Video Game Museums

688 wc

The Museum of Art and Digital Entertainment, photo by Brandt Luke Zorn.

I saw a tweet the other day that made me raise an eyebrow:

The content of this tweet baffled me. For starters, how do you “legally get” server code? Who are these people who could theoretically get it? One would assume that the way you “legally get” the Star Wars Galaxies server code is to contact the owner (or more likely owners) of that property and propose to buy or license it.

I assume they think that some IT guy who installed the server code might have made a copy and kept it on their home PC. Or maybe a programmer kept a backup copy of the source code or binaries and might be willing to hand it over. Neither of those cases would be “legally getting” the server code, if my understanding of intellectual property is even 10% accurate. Even if John Smedley himself personally mailed a server image to this museum, I’m confident it wouldn’t be “legal,” and he might find himself directly in the path of a Disney lawsuit.

I couldn’t believe I was seeing a tweet from what I presumed to be a moderately reputable organization basically saying, “Hey, help us pirate some old games! But, you know, legally! Because if we all wish hard enough, we can change the law with the power of our collective imagination!”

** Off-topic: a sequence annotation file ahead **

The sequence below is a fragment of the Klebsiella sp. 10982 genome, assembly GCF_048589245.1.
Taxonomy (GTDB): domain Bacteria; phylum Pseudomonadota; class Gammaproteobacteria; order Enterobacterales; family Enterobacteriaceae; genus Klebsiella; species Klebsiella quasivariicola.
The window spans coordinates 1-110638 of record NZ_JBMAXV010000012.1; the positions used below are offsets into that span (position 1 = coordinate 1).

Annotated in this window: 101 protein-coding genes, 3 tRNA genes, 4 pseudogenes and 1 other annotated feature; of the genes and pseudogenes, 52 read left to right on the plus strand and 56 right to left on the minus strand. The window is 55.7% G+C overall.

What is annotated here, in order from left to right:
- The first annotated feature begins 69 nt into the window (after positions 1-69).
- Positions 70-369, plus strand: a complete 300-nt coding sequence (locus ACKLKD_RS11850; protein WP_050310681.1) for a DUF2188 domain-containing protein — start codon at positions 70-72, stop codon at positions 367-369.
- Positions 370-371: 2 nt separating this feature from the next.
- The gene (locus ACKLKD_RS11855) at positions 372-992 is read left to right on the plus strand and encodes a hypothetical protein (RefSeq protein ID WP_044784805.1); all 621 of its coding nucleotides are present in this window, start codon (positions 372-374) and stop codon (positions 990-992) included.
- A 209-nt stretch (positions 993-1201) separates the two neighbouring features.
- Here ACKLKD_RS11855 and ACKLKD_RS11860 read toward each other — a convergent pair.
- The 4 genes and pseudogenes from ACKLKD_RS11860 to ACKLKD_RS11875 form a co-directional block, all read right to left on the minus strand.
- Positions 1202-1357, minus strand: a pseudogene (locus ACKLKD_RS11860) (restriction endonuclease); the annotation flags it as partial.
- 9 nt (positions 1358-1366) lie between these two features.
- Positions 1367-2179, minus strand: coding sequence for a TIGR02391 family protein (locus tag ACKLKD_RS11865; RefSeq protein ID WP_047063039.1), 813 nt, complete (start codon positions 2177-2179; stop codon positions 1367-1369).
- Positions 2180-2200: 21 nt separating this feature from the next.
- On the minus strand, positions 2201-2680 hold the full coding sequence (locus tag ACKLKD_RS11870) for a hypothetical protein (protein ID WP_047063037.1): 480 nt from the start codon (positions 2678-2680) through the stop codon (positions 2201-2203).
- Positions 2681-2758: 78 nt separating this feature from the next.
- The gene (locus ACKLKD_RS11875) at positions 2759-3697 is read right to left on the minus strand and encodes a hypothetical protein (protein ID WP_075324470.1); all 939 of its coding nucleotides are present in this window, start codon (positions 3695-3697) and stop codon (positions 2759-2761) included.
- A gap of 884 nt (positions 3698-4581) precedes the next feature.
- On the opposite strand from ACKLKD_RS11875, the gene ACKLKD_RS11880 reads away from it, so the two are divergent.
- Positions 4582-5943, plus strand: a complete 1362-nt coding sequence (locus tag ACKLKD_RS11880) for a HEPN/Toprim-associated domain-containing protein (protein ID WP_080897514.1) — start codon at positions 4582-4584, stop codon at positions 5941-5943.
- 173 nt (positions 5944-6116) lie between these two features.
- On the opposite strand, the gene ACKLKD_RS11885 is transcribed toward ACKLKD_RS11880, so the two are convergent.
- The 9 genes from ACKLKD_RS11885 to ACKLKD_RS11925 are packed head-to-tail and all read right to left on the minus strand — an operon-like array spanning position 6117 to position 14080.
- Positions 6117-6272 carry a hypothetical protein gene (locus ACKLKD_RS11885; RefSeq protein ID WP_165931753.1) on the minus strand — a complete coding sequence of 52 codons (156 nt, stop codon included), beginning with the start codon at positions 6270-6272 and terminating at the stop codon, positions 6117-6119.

But it reminded me that I had recently seen a news item related to the topic of preserving games for history go through my feed reader, which, in my continuing pursuit of intellectual curiosity, I completely ignored. I must have missed some huge news if blatant piracy (but it’s for a good cause so it’s okay!) was now legal.

Here’s the story: US Library of Congress grants DMCA exception for preserving online games.

The title seems basically accurate. Although I read it as “renewing” the exception, which sort of implies it was already there. Anyway, armed with this new knowledge of the news, I’m more baffled than ever. I think Wilhelm pretty much nailed it on Twitter:

(It’s probably not a good idea to quote Twitter in a blog post, because who knows what that will look like in five years.)

The best we as gamers could hope for here is that we’ll be able to get into a car and drive to some tiny little building probably in Silicon Valley where we can sit at a computer and play Star Wars Galaxies as a single-player game in complete isolation from the Internet.

I don’t see any particular value in that, but at least I can understand it being legally defensible, somewhere in the realm of “fair use,” or something like that. Of course the technical hurdles that need to be overcome to make that happen are mind-boggling, and I can’t imagine why anyone would fund such a folly.

By the way, it turns out that this TheMADE place is not just an optimistic Twitter handle; it’s an actual place in Oakland, CA. One of many such game museums, apparently. I have never visited one nor heard of one anywhere in my general geographic location.

I don’t really have a point here. I guess it’s just another example of something I saw on the Internet that didn’t make much sense to me. Lots of that going around lately. :)

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